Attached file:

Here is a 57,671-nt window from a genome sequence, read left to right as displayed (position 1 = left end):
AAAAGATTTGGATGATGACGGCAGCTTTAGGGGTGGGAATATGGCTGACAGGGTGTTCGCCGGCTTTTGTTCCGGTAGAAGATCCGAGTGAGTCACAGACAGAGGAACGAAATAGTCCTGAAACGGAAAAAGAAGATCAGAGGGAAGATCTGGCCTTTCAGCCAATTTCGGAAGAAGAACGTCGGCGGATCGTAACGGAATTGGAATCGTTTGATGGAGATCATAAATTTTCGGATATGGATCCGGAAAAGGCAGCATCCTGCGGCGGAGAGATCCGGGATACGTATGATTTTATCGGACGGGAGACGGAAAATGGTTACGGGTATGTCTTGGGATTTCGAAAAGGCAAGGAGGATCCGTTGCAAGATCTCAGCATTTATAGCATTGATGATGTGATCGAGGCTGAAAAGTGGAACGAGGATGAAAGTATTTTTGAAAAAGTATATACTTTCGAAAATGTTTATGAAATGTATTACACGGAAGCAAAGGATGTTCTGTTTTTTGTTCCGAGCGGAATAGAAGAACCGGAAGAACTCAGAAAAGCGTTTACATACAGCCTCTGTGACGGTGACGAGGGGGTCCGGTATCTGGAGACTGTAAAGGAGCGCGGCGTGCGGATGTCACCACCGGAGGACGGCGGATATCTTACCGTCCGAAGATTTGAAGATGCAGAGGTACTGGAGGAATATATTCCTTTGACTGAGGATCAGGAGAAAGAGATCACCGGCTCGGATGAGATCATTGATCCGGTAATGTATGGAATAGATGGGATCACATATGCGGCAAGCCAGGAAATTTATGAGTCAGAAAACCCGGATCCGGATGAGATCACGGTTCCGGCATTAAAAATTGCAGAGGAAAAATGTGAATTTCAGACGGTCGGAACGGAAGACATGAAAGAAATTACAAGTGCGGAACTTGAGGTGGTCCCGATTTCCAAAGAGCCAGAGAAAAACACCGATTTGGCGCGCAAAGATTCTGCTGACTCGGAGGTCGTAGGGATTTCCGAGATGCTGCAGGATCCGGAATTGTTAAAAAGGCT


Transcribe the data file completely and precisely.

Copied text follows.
Here is a 57,671-nt window from a genome sequence, read left to right as displayed (position 1 = left end):
AAAAGATTTGGATGATGACGGCAGCTTTAGGGGTGGGAATATGGCTGACAGGGTGTTCGCCGGCTTTTGTTCCGGTAGAAGATCCGAGTGAGTCACAGACAGAGGAACGAAATAGTCCTGAAACGGAAAAAGAAGATCAGAGGGAAGATCTGGCCTTTCAGCCAATTTCGGAAGAAGAACGTCGGCGGATCGTAACGGAATTGGAATCGTTTGATGGAGATCATAAATTTTCGGATATGGATCCGGAAAAGGCAGCATCCTGCGGCGGAGAGATCCGGGATACGTATGATTTTATCGGACGGGAGACGGAAAATGGTTACGGGTATGTCTTGGGATTTCGAAAAGGCAAGGAGGATCCGTTGCAAGATCTCAGCATTTATAGCATTGATGATGTGATCGAGGCTGAAAAGTGGAACGAGGATGAAAGTATTTTTGAAAAAGTATATACTTTCGAAAATGTTTATGAAATGTATTACACGGAAGCAAAGGATGTTCTGTTTTTTGTTCCGAGCGGAATAGAAGAACCGGAAGAACTCAGAAAAGCGTTTACATACAGCCTCTGTGACGGTGACGAGGGGGTCCGGTATCTGGAGACTGTAAAGGAGCGCGGCGTGCGGATGTCACCACCGGAGGACGGCGGATATCTTACCGTCCGAAGATTTGAAGATGCAGAGGTACTGGAGGAATATATTCCTTTGACTGAGGATCAGGAGAAAGAGATCACCGGCTCGGATGAGATCATTGATCCGGTAATGTATGGAATAGATGGGATCACATATGCGGCAAGCCAGGAAATTTATGAGTCAGAAAACCCGGATCCGGATGAGATCACGGTTCCGGCATTAAAAATTGCAGAGGAAAAATGTGAATTTCAGACGGTCGGAACGGAAGACATGAAAGAAATTACAAGTGCGGAACTTGAGGTGGTCCCGATTTCCAAAGAGCCAGAGAAAAACACCGATTTGGCGCGCAAAGATTCTGCTGACTCGGAGGTCGTAGGGATTTCCGAGATGCTGCAGGATCCGGAATTGTTAAAAAGGCT